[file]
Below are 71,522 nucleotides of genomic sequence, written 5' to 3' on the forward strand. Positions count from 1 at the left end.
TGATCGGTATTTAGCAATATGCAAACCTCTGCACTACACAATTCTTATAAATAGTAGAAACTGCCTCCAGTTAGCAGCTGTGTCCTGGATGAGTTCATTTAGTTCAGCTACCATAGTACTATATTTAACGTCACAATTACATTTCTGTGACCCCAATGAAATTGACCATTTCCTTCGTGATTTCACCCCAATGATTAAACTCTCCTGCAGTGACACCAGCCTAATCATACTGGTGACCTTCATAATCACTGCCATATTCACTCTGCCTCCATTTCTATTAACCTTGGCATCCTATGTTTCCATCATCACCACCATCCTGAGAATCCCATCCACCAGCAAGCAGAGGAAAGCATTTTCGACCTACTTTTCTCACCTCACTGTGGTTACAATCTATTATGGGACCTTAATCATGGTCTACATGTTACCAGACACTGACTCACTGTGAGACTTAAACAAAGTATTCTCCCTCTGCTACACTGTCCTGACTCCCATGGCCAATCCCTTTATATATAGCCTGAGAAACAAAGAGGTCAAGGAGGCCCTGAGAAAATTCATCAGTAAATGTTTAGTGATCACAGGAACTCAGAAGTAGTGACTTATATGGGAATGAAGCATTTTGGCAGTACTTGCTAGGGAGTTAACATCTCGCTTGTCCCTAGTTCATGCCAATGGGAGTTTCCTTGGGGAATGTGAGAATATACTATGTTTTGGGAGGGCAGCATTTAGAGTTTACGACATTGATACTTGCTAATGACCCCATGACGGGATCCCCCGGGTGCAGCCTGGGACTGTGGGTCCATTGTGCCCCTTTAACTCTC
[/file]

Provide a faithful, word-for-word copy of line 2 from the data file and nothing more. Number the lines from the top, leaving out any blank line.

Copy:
TGATCGGTATTTAGCAATATGCAAACCTCTGCACTACACAATTCTTATAAATAGTAGAAACTGCCTCCAGTTAGCAGCTGTGTCCTGGATGAGTTCATTTAGTTCAGCTACCATAGTACTATATTTAACGTCACAATTACATTTCTGTGACCCCAATGAAATTGACCATTTCCTTCGTGATTTCACCCCAATGATTAAACTCTCCTGCAGTGACACCAGCCTAATCATACTGGTGACCTTCATAATCACTGCCATATTCACTCTGCCTCCATTTCTATTAACCTTGGCATCCTATGTTTCCATCATCACCACCATCCTGAGAATCCCATCCACCAGCAAGCAGAGGAAAGCATTTTCGACCTACTTTTCTCACCTCACTGTGGTTACAATCTATTATGGGACCTTAATCATGGTCTACATGTTACCAGACACTGACTCACTGTGAGACTTAAACAAAGTATTCTCCCTCTGCTACACTGTCCTGACTCCCATGGCCAATCCCTTTATATATAGCCTGAGAAACAAAGAGGTCAAGGAGGCCCTGAGAAAATTCATCAGTAAATGTTTAGTGATCACAGGAACTCAGAAGTAGTGACTTATATGGGAATGAAGCATTTTGGCAGTACTTGCTAGGGAGTTAACATCTCGCTTGTCCCTAGTTCATGCCAATGGGAGTTTCCTTGGGGAATGTGAGAATATACTATGTTTTGGGAGGGCAGCATTTAGAGTTTACGACATTGATACTTGCTAATGACCCCATGACGGGATCCCCCGGGTGCAGCCTGGGACTGTGGGTCCATTGTGCCCCTTTAACTCTC